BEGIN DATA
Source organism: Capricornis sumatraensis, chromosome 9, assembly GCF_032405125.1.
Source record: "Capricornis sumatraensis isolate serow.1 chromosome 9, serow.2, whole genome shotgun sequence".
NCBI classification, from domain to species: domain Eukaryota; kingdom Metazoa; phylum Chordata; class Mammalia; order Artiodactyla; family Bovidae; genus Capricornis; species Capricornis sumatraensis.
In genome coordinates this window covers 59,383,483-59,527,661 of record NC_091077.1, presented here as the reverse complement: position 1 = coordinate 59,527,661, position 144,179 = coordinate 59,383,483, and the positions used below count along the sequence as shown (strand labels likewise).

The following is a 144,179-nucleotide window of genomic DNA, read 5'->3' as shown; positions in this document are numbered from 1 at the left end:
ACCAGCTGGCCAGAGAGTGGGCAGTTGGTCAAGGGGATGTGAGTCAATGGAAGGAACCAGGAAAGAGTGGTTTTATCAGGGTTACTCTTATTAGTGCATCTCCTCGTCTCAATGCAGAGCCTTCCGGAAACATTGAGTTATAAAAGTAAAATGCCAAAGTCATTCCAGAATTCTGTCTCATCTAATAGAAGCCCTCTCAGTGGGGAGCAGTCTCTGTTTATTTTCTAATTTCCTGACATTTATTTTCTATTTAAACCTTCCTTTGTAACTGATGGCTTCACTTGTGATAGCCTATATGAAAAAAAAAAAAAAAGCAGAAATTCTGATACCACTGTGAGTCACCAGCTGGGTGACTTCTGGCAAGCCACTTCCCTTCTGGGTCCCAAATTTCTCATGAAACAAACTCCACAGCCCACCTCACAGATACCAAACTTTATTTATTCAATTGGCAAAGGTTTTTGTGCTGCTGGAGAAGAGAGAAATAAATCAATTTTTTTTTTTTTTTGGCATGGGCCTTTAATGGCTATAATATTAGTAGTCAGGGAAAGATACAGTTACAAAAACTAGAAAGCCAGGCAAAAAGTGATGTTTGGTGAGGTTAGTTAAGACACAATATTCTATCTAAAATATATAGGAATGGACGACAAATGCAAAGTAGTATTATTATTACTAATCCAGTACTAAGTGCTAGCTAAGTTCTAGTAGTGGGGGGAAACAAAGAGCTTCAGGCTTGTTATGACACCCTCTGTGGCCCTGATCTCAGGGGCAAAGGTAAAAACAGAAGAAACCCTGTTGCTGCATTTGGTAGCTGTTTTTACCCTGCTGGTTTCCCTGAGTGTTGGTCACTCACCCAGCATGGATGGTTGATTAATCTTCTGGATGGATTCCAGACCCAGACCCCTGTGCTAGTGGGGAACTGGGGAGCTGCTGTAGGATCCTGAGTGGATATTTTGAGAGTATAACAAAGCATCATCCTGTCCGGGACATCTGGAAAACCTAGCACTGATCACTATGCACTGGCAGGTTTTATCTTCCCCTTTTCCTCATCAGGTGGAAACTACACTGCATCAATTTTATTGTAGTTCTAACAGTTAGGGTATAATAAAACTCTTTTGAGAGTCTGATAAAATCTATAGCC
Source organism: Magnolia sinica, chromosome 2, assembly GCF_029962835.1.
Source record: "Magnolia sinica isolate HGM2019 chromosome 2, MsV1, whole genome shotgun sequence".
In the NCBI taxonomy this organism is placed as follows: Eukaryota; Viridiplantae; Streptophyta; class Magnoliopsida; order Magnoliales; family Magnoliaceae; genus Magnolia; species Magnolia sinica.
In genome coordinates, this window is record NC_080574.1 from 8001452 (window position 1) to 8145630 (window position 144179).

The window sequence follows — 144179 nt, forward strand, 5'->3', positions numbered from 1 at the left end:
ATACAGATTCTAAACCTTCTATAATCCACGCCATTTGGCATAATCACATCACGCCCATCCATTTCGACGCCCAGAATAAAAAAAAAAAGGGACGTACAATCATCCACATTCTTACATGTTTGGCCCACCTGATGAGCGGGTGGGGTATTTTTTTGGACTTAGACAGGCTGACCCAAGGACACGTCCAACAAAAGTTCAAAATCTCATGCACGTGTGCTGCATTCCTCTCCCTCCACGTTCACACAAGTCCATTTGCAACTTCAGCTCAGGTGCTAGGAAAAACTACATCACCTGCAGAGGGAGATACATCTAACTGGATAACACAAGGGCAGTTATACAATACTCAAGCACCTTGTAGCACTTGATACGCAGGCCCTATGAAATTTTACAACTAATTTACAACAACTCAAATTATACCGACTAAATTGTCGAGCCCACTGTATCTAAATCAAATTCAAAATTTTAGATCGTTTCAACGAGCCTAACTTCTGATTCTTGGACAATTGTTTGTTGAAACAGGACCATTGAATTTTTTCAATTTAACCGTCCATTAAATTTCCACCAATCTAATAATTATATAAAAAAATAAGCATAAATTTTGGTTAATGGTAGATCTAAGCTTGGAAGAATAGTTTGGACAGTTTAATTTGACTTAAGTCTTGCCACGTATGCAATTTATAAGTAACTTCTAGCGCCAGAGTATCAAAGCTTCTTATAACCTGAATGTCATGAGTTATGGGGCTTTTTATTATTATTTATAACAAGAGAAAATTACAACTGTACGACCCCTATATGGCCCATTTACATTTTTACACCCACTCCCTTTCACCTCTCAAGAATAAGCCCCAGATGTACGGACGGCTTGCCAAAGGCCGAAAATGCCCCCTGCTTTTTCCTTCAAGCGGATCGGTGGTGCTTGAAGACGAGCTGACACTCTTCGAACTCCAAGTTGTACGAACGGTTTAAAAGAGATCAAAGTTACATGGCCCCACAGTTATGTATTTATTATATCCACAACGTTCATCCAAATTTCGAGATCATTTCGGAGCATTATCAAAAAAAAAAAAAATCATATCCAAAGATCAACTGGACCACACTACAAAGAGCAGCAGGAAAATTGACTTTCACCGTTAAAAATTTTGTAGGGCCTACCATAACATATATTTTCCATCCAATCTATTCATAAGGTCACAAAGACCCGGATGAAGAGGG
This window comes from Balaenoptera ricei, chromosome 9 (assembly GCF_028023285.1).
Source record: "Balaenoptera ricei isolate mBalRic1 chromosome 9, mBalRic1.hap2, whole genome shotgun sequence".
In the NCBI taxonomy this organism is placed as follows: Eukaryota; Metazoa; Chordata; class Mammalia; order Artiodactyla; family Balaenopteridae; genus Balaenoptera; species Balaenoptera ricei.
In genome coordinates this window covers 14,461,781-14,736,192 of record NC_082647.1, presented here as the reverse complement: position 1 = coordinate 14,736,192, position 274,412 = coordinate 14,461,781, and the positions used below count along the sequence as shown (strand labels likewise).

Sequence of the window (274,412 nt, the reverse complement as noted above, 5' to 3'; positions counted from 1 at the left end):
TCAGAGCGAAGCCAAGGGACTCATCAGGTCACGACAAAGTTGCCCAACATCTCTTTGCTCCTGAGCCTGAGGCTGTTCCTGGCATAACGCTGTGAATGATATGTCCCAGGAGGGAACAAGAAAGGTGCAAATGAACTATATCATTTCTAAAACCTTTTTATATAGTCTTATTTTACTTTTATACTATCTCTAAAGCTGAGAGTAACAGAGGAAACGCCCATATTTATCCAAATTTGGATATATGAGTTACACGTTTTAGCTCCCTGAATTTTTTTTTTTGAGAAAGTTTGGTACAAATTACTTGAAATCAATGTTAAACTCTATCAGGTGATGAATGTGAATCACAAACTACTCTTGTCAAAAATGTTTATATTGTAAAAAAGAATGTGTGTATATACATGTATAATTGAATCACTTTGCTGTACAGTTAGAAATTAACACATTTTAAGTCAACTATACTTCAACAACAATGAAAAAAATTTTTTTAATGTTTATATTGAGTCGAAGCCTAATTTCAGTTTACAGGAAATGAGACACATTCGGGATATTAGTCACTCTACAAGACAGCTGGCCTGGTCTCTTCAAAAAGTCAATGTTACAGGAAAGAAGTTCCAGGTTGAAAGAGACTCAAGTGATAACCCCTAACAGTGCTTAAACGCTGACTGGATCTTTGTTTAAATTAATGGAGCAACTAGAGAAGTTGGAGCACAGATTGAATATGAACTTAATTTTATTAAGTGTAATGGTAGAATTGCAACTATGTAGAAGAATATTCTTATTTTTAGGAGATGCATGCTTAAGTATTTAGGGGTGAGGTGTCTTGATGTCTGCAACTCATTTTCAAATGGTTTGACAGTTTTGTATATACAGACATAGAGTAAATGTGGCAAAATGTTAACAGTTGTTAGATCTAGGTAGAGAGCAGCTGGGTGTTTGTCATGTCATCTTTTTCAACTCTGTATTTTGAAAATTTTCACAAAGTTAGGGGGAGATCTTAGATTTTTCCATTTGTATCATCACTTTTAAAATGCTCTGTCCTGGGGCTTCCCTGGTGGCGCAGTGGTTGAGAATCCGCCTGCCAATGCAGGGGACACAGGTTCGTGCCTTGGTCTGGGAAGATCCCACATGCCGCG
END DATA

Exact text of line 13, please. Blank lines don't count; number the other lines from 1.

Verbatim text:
This window comes from Balaenoptera ricei, chromosome 9 (assembly GCF_028023285.1).